Persistent idiopathic facial pain: a prospective systematic study of clinical characteristics and neuroanatomical findings at 3.0 Tesla MRI

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Introduction: Persistent idiopathic facial pain (PIFP) is a poorly understood chronic orofacial pain disorder and a differential diagnosis to trigeminal neuralgia. To address the lack of systematic studies in PIFP we here report clinical characteristics and neuroimaging findings in PIFP. Methods: Data collection was prospective and standardized in consecutive PIFP patients. All patients underwent 3.0 MRI. Results: In a cohort of 53 PIFP patients, the average age of onset was 44.1 years. PIFP was found in more women 40 (75%) than men 13 (25%), p < 0.001. There was a high prevalence of bilateral pain 7 (13%), hypoesthesia 23 (48%), depression 16 (30%) and other chronic pain conditions 17 (32%) and a low prevalence of stabbing pain 21 (40%), touch-evoked pain 14 (26%) and remission periods 10 (19%). The odds ratio between neurovascular contact and the painful side was 1.4 (95% Cl 0.4–4.4, p = 0.565) and the odds ratio between neurovascular contact with displacement of the trigeminal nerve and the painful side was 0.2 (95% Cl 0.0–2.1, p = 0.195). Conclusion: PIFP is separated from trigeminal neuralgia both with respect to the clinical characteristics and neuroimaging findings, as NVC was not associated to PIFP.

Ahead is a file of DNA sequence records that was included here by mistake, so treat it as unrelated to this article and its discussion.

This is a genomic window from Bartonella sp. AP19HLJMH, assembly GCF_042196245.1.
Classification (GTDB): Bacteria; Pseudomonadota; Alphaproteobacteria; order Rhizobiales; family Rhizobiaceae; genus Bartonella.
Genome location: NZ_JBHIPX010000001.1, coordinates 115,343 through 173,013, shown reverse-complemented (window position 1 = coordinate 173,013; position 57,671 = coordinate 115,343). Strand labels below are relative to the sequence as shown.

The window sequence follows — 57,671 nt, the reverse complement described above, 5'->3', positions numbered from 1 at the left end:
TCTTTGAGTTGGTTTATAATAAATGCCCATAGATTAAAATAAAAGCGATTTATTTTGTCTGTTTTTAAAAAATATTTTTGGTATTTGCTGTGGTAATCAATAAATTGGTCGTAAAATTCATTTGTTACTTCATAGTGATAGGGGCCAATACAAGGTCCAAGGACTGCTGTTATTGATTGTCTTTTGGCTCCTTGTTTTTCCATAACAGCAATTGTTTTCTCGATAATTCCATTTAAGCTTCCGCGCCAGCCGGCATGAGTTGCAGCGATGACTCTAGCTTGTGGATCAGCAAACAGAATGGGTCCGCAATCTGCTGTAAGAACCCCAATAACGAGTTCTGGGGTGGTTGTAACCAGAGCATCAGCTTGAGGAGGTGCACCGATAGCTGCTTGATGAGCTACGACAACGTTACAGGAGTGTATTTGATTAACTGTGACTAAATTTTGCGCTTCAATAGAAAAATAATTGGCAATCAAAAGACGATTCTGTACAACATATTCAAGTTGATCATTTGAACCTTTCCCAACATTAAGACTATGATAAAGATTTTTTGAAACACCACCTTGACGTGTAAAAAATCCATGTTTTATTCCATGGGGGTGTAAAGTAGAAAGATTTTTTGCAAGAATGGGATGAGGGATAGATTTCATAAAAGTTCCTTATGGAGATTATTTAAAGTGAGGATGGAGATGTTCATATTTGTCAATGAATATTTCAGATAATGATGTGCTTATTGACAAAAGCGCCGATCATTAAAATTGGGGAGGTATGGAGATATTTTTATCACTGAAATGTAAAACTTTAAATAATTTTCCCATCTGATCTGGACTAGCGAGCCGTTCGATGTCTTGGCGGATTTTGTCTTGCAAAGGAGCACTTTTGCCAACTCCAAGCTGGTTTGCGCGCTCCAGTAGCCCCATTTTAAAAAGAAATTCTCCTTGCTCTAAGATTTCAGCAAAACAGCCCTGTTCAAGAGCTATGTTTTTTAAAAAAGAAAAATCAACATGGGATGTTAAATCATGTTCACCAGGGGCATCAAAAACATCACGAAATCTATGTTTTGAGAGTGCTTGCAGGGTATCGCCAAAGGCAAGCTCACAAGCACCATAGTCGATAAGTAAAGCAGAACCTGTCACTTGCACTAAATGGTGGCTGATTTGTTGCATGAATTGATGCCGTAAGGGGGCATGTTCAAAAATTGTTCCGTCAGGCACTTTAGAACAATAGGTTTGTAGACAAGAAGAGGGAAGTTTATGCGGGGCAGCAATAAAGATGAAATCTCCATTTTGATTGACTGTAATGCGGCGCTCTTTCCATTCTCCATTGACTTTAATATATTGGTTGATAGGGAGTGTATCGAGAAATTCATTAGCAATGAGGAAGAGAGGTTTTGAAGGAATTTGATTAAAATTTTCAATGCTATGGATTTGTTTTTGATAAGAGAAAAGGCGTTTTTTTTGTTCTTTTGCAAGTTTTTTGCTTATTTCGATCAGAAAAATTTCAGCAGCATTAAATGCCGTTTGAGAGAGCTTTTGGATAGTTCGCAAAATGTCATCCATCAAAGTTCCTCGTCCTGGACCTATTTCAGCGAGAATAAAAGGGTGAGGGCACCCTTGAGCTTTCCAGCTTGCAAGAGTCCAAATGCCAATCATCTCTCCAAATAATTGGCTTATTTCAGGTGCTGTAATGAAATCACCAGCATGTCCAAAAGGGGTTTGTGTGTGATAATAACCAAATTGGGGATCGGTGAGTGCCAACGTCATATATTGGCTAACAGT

Original languageEnglish
Issue number13
Pages (from-to)1231-1240
Number of pages10
Publication statusPublished - 2017

    Research areas

  • atypical facial pain, clinical characteristics, neuroimaging, orofacial pain, Persistent idiopathic facial pain

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